George Herold takes up one aspect of the typical repertoire of German painting from the 1980s: namely a marginal, violent and often tasteless provocation. This depiction deliberately displays political incorrectness: An aggressive mob is using a brick to attack a Black man. The traffic light seems to be giving a green light for the attack. The likewise blatantly racist tile can be read as an attempt by the artist to investigate a general concern of (political) art: namely the question of what art is permitted to do and where its freedom comes to an end. Even at a remove of four decades, the viewer must ask himself whether the artist was using the racist statement of the work and its title to refer to himself. Even if we do not impute a racist background to the artist, both the title and the work – if we take them at their word – are scandalous. And they issue a challenge to both art-historical classification and the exhibiting of art, which deliberately rejects an access devoid of ambiguity or an assertion based on contents.
What do we see?
The aim of the attack is clear: A Black man becomes the victim of a brutal assault attack with a brick. The painting depicts this clearly in an image reminiscent of a woodcut. In front of an aggressive yellow background, only the person being attacked is fully depicted, while the grimacing faces of the aggressors remain reduced to their contours. At second glance, the simplified, comic-like image eludes a clear reading when the traffic light, as a symbol of state power, seems to give the green light for the attack. Further questions arise: Why is green at the top and not at the bottom? What is the significance of the profiles of a Black man and an Asian in the traffic lights, which are deliberately stereotyped in reference to racist caricatures? Is the profile of a white man with a cap in the red field a police officer or a labourer?
1981 Between East and West
Germany 1981: The Cold War has once again gained dynamism. While mass protests against the arms race are forming in West Germany, the GDR is heading for national bankruptcy. This intensified the ideological clashes between the two German states. According to the official rhetoric of the GDR, racism exists only in the capitalist West with its fascist roots. In the 1980s, however, the poor economic situation increasingly led to racist attacks and violent conflicts between citizens of the GDR and migrant workers from ‘socialist brother countries’, such as Vietnam and Mozambique. This is what the artist, who was born in Jena in East Germany, arrested after an escape attempt, and later ransomed by the West, refers to in his depiction of a racially motivated assault.
Painting from the 1980s
Direct and brutal, provocative and ironic: Figurative painting in Germany from the 1980s often crosses the boundaries of good taste with its painterly means and choice of titles. It is not uncommon for political, historical, or social issues to be negotiated. Many artists deliberately refrain from making unambiguous statements or positions and refuse any form of ideological appropriation. Herold, too, paints only what he sees, thus forcing the viewer to abandon the comfortable position of the art consumer: Confronted with the depiction of a racist act of violence, the viewer must now take a stand for him or herself.
Intention and Effect
Is the artistic depiction of violence morally justifiable? Or does the reproduction of terror harm the victims once again? Does such a work turn the viewer into a voyeur and accomplice? There is an uncontrollable field of tension between artistic intention and its actual effect. This remains an insoluble conflict to this day. After the atrocities of National Socialism, it seemed impossible to continue to pursue the tradition of figurative painting. The consequence was a formless, abstract style of painting, which dominated above all in the Western art world. The Cold War between East and West is also reflected in a contradictory understanding of painting: figuration in the East, abstraction in the West. The generation of artists to which Georg Herold belongs evades this ideological appropriation. Herold visualises violence in his work exhibited here with all its severity – including the consequences, intentional or unintentional.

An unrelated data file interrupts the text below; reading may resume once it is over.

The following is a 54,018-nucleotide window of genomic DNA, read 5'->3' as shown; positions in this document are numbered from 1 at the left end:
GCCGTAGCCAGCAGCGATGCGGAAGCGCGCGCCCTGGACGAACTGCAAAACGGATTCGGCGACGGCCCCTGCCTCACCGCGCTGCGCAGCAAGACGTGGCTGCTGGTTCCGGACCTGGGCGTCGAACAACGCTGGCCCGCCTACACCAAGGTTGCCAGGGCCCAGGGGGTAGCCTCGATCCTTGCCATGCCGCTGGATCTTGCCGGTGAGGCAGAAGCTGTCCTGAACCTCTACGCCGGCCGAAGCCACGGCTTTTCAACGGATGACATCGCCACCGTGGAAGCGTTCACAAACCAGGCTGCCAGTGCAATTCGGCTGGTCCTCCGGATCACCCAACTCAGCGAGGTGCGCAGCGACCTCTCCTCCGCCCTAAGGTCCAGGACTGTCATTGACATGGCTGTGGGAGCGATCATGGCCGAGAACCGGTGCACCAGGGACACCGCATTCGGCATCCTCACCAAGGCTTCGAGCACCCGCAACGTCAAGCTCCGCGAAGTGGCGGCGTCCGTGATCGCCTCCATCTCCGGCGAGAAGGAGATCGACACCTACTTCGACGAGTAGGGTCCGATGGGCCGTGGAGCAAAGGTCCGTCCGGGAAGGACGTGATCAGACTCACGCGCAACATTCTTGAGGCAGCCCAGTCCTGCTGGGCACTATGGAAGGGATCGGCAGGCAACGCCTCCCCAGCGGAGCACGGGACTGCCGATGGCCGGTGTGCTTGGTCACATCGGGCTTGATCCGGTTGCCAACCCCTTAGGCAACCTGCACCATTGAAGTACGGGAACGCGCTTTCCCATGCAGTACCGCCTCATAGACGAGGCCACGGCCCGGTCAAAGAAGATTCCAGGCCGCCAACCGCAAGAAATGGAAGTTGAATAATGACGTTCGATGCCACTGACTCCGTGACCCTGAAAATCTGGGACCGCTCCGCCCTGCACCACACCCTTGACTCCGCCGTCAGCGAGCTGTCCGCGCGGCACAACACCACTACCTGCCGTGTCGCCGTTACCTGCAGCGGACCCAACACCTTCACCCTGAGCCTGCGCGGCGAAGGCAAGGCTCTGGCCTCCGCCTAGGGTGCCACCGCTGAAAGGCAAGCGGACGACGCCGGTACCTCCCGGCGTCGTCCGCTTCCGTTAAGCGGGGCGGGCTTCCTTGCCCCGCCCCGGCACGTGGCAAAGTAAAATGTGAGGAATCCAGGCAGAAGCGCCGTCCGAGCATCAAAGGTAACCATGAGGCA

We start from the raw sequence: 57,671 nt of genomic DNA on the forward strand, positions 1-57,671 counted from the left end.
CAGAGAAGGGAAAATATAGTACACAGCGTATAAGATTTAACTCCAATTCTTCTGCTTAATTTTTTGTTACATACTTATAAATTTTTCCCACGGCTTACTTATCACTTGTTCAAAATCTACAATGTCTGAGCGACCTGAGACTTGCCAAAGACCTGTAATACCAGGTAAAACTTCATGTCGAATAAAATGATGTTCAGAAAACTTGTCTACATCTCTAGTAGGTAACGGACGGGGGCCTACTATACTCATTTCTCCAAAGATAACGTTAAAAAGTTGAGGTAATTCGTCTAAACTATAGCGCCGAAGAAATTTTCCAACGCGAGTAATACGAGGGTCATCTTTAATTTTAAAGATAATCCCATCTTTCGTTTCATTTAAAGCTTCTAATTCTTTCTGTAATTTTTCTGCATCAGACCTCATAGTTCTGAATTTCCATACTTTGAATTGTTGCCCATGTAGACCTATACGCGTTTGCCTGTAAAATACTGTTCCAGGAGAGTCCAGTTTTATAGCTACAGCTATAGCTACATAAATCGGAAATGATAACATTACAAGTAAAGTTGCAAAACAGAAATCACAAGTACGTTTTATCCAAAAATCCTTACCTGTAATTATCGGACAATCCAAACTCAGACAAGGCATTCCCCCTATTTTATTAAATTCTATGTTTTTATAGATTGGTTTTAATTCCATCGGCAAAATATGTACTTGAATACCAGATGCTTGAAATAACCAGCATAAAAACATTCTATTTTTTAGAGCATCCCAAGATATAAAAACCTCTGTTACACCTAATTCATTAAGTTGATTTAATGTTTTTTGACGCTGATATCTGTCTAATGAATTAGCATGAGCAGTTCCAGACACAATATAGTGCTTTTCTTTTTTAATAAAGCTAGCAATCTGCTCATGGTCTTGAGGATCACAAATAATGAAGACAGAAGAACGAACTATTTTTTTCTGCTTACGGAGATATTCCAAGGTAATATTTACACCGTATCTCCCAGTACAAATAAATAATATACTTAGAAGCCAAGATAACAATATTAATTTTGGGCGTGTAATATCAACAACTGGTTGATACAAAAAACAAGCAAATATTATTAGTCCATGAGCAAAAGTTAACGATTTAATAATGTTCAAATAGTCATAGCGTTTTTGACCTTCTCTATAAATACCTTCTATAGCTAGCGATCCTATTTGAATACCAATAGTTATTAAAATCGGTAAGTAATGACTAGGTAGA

The Role of Painting
For centuries, painting has been considered a ‘window onto the world’. It deals with reality and everyday life, but without depicting them directly like photography. Instead, it conveys reality through the process of a painterly transfer process. The brutal racist assault happened in this or a similar way or was imagined by the artist – and therefore needs not be any less ‘genuine’. In contrast to a documentary photographer, for example, the painter seems to interfere: He shapes what he sees by transferring it onto the canvas by artistic means. Does he therefore also have to comment on what he has seen, evaluate it, or take a stand? When painters devote themselves to controversial subjects, do they automatically become activists who must take a clear position?
The Weight of the Brick
Bricks characterise Georg Herold’s canvases in the most literal sense of the word: Since 1984, an entire complex of works has been dedicated to them. The bricks are applied with industrial glue to the canvas, which is often left raw, and challenge the thin fabric to tear. As early as 1978, Herold produced his first object with bricks. In 1981, the work now on view in the Städel was created. The painterly execution precedes the series in which Herold then worked with real bricks. For the artist, the brick is a metaphor: It loses its actual purpose, is reduced to form, volume, and effect. In the confrontation with the viewer, the brick – as a real or painted object – triggers associations with similar acts of violence and thus becomes a tangible threat.
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